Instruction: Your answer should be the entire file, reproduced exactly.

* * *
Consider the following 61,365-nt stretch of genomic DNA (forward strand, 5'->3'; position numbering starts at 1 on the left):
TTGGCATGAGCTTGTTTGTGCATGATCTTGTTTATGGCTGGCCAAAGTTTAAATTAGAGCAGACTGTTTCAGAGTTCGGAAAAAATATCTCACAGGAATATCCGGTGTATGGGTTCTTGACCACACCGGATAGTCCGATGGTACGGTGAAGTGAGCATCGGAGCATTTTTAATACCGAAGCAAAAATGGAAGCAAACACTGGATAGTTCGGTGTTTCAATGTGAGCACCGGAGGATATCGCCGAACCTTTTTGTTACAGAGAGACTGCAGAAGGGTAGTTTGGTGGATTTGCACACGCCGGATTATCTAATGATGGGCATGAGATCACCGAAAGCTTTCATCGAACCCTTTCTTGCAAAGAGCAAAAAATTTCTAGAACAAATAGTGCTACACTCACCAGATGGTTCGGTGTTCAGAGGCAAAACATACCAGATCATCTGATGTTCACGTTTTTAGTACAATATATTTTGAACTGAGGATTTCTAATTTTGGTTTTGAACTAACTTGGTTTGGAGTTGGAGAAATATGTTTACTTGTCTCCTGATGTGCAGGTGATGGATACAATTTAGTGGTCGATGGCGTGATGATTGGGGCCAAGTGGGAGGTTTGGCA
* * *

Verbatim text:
Consider the following 61,365-nt stretch of genomic DNA (forward strand, 5'->3'; position numbering starts at 1 on the left):
TTGGCATGAGCTTGTTTGTGCATGATCTTGTTTATGGCTGGCCAAAGTTTAAATTAGAGCAGACTGTTTCAGAGTTCGGAAAAAATATCTCACAGGAATATCCGGTGTATGGGTTCTTGACCACACCGGATAGTCCGATGGTACGGTGAAGTGAGCATCGGAGCATTTTTAATACCGAAGCAAAAATGGAAGCAAACACTGGATAGTTCGGTGTTTCAATGTGAGCACCGGAGGATATCGCCGAACCTTTTTGTTACAGAGAGACTGCAGAAGGGTAGTTTGGTGGATTTGCACACGCCGGATTATCTAATGATGGGCATGAGATCACCGAAAGCTTTCATCGAACCCTTTCTTGCAAAGAGCAAAAAATTTCTAGAACAAATAGTGCTACACTCACCAGATGGTTCGGTGTTCAGAGGCAAAACATACCAGATCATCTGATGTTCACGTTTTTAGTACAATATATTTTGAACTGAGGATTTCTAATTTTGGTTTTGAACTAACTTGGTTTGGAGTTGGAGAAATATGTTTACTTGTCTCCTGATGTGCAGGTGATGGATACAATTTAGTGGTCGATGGCGTGATGATTGGGGCCAAGTGGGAGGTTTGGCA